For the strategic role it was expected to play, Akiya was given 10 per cent equity in the company on incorporation.
Akiya is also to collect a 10 per cent commission on any contract secured for M. Schneider (Nig) Ltd.
The government awarded the company contracts relating to substations in Benin North and Line Bay at Obudu for more than 15 million Euros in offshore cost and over N762million in local cost.
The breakdown of the contracts is: Lots 19-2-Offshore Price €13,595,940.31 and local price of N569,440,123.00. The second contract, Lot 20-2 has a price of: Offshore € 2,077,416.34 and Local price of N193,535, 970.00, bringing the total value to €15,673,356.60 and N762,976, 093.00.
However, when Awofisayo’s request for N112 million, being expenditure he allegedly incurred in facilitating the contract was rejected by the Austrian firm, he requested for arbitration at the International Court of Arbitration in Paris on June 29, 2007.
Other documents show that when the Austrian company rejected the request, Awofisayo demanded the payment of 10 percent commission of the contract sum which he claimed was agreed upon by the parties to the deal. The Austrian company rejected this demand as well. As a last resort, Awofisayo requested M. Schneider to give up its equity in the business to enable him convert his expenditure to equity.
There was also a disagreement between the partners on who should be signatory to the contract papers at the Ministry of Power and Steel. The Austrian company objected to Awofisayo as signatory. When the parties resorted to the courts and arbitration panels over the contending issues, the government cancelled the two contracts and two others lined up for the company. The partners are now trading blames on who was responsible for the cancellation.
While the Nigerian partners attribute it to the intransigence of the Austrian company and are demanding compensation, the Austrian company is blaming it all on the decision of the Nigerian partners to register another company; Transnatio-nal Energy Nig Ltd, which they had hoped would execute the contract to the exclusion of the Austrian company.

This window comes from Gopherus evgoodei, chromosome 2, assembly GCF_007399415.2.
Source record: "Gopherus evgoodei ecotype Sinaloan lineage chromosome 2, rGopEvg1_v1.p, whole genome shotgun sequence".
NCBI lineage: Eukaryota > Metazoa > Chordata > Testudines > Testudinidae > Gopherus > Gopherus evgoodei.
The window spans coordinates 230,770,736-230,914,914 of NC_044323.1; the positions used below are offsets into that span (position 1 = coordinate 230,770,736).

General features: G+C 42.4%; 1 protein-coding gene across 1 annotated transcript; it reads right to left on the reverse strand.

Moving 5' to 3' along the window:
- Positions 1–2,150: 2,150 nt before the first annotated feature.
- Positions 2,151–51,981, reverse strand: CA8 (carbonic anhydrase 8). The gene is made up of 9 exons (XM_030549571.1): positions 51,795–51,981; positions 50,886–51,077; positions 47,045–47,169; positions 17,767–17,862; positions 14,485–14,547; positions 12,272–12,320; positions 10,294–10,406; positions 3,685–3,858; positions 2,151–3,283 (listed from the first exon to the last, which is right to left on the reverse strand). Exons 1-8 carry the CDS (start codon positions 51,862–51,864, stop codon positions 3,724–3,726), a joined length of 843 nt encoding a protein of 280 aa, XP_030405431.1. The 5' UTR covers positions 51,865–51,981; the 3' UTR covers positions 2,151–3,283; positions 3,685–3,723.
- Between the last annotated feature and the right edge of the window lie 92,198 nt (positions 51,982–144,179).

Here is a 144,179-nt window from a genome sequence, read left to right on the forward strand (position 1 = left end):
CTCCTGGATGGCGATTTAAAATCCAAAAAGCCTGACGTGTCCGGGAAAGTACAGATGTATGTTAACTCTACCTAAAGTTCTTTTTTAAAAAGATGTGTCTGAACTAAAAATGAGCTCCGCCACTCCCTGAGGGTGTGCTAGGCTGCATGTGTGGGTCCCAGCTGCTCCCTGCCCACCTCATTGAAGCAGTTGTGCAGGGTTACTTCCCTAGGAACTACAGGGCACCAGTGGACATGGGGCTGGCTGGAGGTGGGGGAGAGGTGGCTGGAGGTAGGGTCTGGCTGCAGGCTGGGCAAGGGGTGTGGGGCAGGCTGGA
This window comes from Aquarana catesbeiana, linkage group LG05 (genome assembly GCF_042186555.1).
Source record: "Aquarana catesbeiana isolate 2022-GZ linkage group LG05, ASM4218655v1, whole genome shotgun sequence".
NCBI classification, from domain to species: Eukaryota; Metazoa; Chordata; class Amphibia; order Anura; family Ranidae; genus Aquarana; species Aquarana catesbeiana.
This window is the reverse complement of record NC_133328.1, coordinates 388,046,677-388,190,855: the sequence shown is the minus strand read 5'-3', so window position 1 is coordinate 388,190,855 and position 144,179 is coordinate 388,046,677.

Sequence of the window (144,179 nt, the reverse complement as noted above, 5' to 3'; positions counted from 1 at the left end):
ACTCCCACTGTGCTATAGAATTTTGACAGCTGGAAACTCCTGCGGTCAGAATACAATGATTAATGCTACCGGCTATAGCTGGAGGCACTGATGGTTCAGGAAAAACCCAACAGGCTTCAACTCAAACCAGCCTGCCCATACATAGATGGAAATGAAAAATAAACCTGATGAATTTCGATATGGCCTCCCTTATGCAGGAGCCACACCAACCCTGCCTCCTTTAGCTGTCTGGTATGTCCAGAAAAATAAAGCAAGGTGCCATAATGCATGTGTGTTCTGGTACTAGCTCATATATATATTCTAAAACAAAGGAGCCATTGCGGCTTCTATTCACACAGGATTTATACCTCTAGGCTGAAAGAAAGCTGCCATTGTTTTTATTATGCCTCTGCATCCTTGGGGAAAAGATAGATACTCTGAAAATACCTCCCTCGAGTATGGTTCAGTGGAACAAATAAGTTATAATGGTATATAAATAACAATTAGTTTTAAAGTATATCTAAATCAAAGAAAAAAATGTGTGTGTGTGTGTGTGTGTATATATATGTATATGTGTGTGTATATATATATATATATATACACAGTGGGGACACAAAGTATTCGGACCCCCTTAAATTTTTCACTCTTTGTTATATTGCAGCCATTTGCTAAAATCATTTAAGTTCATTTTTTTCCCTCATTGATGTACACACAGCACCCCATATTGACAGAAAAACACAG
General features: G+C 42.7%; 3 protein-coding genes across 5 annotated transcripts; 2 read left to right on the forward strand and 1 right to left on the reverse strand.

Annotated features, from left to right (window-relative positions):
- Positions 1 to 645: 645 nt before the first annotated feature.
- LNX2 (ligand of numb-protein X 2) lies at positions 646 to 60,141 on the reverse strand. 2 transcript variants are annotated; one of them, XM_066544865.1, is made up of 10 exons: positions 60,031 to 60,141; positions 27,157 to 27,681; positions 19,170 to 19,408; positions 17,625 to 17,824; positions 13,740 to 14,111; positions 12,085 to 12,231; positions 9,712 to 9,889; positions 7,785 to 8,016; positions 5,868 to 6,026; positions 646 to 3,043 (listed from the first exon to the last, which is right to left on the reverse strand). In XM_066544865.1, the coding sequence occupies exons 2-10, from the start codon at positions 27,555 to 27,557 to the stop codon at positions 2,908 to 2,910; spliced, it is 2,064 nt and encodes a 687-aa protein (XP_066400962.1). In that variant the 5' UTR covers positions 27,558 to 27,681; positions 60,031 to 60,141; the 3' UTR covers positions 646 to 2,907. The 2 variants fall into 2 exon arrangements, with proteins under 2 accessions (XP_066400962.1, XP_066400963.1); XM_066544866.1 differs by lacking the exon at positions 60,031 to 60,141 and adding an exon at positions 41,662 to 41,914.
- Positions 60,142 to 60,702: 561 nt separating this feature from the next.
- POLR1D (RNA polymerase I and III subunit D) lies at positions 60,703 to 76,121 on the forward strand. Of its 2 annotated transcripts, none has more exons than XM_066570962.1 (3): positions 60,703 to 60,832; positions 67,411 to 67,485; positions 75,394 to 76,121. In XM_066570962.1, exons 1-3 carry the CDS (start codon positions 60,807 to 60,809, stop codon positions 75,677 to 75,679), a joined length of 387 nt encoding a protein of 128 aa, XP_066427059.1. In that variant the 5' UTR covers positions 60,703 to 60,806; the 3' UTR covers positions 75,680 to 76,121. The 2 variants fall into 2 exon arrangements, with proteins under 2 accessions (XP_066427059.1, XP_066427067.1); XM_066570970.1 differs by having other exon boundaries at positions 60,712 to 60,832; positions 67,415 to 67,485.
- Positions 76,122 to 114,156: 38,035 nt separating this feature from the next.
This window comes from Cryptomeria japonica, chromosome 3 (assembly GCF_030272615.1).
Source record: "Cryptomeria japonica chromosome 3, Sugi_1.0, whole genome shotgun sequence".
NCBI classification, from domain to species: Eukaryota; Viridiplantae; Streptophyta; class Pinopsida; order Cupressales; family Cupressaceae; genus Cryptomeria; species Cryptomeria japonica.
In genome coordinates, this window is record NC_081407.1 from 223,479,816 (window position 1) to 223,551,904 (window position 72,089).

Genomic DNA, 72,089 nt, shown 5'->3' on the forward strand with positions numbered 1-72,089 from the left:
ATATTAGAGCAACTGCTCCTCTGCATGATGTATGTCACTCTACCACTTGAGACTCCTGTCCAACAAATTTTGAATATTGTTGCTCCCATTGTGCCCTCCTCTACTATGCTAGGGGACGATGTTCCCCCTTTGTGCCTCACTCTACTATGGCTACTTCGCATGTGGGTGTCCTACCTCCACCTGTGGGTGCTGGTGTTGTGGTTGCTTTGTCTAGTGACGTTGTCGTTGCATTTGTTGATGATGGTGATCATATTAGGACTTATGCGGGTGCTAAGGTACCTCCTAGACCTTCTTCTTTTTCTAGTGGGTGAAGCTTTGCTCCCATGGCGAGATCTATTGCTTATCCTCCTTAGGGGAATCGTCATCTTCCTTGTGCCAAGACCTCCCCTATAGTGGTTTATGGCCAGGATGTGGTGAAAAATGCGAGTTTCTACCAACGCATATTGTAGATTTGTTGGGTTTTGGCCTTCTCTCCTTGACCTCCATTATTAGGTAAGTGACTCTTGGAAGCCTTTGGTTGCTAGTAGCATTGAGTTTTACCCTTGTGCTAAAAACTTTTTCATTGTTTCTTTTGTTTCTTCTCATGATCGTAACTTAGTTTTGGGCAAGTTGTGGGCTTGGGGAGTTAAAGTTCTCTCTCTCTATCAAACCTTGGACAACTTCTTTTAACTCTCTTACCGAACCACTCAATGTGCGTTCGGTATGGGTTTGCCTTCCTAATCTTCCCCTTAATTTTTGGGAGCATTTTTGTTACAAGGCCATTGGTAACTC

The Austrian firm, which also claimed to have been forced out of Nigeria by the EFCC, is seeking compensation for loss of the contract.
As a last resort, Awofisayo approached the International Arbitration Panel in France to get reprieve. Akiya (Nig) also approached the Arbitrators to make similar claims.
In his request for Arbitration before the International Court of Arbitration, Awofisayo, in a bid to justify his request for a refund of the money which he claimed to have spent to facilitate the contracts, admitted that MSEN did not possess the requisite experience or record of performance to secure the contracts.
“The claimant expended a lot of money on building a very strong profile and goodwill for the new company in Nigeria since the company, MSEN was unknown in Nigeria and had never undertaken any power transmission and substation projects in Nigeria or possessed any track record of performance of such projects anywhere in the world,” he stated.
M. Schneider of Austria objected to these demands of Awofisayo and Obasanjo-Bello on the ground that all the agreements signed by the parties were null and void.
M. Schneider contends that the agreements are not valid because Awofisayo, who invited Obasanjo –Bello into the deal, conspired with her to hide her true identity while claiming to be Mrs Damilola Akinlawon.
The company provided several documents to prove that the woman who signed agreements with it, purporting to be Mrs Akinlawon was actually Dr Iyabo Obasanjo –Bello. These include an application by Otunba Awofisayo to the Austrian Embassy in Nigeria for Schengen Visa for Iyabo Obasanjo-Bello and Busola Obasanjo. The Austrian company argues that it was this visa that Iyabo Obasanjo utilised to visit Austria to sign the contract in December, 2005. The company also attached records of Renaissance Penta Vienna Hotel with the names of Iyabo Obasanjo-Bello and Mr Richard Awofisayo as evidence that the person who signed the contract papers with them was actually Iyabo Obasanjo-Bello and not Damilola Akinlawon.
Iyabo Obasanjo-Bello was recorded as staying in the hotel between December 14 and 18, 2005. Awofisayo stayed in the hotel between December 12 and 18, 2005. Also, the Austrian company attached eight photographs of the agreement signing ceremony between Nigerian promoters of the company and M. Schneider of Austria in December 2005, featuring Obasanjo-Bello dressed in a cream jacket.
M. Schneider attached a Certified True Copy of the Memorandum and Articles of Association of Akiya Nigeria Limited in which only Dr Iyabo Obasanjo and her sibling Busola Obasanjo are listed as directors.
M.Schneider is contending that there is nobody listed as Mrs Damilola Akinlawon as a director of Akiya Nigeria Limited contrary to the claims by Awofisayo and Akiya Nigeria Limited that the said Mrs Damilola Akinlawon is a director of Akiya Nigeria Ltd. representing the company on the board of M. Schneider Nigeria.
The petition was received at the office of the Attorney-General of the Federation and Minister of Justice, Chief Michael Aondoakaa (SAN), on September 4.
– The Nation